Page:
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A major impediment to our understanding of the biology of stem cells is the inability to distinguish them from their differentiating progeny. We made use of the known association of stem cells with basement membranes to isolate prostate epithelial stem cells. We show that, in vivo, putative stem cells express higher levels of the α 2 -integrin subunit than other cells within the basal layer. Approximately 1% of basal cells examined by confocal microscopy were integrin 'bright', and these cells can be selected directly from the tissue on the basis of rapid adhesion to type I collagen. This selected population has a basal phenotype, as determined by expression of CK5 and CK14 and lack of expression of the differentiation-specific markers prostate specific antigen (PSA) and prostatic acid phosphatase (PAP), and has a fourfold greater ability to form colonies in vitro than the total basal population. These putative stem cells are distinguished from other basal cells by their ability to generate prostate-like glands in vivo with morphologic and immuno-histochemical evidence of prostate-specific differentiation. These properties are consistent with a stem cell origin. Furthermore, the presence of surface integrins on prostate stem cells suggests that these cells share common pathways with stem cells in other tissues.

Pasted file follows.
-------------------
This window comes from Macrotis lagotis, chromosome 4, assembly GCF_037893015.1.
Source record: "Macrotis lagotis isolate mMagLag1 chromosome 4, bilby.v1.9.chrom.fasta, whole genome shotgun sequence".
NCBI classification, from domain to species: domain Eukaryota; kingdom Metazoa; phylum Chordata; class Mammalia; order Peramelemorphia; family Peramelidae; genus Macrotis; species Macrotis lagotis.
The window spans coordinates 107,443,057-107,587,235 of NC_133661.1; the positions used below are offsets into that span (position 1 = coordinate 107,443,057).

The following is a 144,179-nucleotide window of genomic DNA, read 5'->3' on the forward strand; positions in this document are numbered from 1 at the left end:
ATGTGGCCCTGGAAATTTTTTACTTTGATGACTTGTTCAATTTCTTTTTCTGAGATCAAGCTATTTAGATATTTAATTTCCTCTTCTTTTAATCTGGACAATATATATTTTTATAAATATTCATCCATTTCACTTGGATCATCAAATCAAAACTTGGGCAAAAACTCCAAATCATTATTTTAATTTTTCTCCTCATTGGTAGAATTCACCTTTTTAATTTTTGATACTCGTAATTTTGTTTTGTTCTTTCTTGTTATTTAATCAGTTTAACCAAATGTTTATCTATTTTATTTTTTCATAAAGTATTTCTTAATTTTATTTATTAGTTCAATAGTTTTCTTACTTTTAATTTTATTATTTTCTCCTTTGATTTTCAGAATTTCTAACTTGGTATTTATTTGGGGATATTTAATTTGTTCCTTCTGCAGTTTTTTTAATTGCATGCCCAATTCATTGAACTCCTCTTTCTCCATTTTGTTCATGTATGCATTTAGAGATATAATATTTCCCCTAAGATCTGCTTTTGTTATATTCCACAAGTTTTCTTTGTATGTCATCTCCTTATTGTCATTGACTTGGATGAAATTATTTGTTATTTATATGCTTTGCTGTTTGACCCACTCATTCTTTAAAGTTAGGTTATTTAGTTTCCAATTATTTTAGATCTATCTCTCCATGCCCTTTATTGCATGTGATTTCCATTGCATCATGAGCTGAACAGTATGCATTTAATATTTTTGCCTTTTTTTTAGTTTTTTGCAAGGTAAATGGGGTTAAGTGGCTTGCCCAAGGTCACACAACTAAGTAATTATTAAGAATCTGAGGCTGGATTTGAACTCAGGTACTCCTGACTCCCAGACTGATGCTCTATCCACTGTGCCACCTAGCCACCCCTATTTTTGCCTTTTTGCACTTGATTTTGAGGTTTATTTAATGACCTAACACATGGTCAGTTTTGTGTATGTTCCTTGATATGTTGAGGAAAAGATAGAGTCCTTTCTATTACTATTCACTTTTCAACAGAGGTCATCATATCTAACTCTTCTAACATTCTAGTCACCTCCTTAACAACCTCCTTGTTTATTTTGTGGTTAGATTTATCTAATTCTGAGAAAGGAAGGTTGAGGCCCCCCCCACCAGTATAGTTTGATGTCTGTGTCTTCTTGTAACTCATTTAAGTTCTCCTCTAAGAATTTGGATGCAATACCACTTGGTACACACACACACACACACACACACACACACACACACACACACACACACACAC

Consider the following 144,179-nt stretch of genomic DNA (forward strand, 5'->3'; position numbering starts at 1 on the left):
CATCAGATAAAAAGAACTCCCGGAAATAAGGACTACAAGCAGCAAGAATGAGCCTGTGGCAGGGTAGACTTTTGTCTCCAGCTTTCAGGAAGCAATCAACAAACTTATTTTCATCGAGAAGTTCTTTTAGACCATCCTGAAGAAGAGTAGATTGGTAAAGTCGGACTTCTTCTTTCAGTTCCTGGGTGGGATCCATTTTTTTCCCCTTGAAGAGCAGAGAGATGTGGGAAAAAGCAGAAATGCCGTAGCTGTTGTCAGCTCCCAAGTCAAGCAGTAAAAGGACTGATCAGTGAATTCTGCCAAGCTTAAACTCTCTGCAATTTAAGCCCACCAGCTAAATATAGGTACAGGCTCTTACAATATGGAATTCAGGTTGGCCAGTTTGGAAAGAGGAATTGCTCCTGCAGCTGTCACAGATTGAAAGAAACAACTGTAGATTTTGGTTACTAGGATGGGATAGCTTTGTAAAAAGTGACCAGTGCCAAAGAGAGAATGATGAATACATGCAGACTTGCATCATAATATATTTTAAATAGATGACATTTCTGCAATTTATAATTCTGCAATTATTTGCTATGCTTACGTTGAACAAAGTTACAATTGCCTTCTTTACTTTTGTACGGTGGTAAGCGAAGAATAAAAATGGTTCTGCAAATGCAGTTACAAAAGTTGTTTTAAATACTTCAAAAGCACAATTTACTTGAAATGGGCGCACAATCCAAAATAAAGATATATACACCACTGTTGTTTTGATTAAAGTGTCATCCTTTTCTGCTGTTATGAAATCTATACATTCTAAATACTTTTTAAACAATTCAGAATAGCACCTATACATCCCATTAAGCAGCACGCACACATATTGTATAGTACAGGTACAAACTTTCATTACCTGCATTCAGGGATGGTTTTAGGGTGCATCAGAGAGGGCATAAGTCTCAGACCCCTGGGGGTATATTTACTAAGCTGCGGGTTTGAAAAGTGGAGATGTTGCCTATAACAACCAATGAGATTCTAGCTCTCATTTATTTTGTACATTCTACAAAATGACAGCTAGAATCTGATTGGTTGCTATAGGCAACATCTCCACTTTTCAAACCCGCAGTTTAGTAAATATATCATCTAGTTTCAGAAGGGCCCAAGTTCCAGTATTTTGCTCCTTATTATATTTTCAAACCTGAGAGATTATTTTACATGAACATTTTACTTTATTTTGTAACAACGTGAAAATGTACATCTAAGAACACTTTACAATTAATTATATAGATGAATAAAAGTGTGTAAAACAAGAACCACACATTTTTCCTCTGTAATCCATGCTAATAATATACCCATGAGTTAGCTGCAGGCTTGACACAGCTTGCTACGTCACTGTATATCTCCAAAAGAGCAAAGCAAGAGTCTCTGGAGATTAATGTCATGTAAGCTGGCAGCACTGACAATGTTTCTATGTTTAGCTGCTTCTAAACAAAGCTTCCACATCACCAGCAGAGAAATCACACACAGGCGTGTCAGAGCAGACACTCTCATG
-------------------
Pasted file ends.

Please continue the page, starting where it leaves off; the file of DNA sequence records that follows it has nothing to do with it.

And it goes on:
Type

Journal article

Journal

Journal of Cell Science

Publication Date

10/12/2001

Volume

114

Pages

3865 - 3872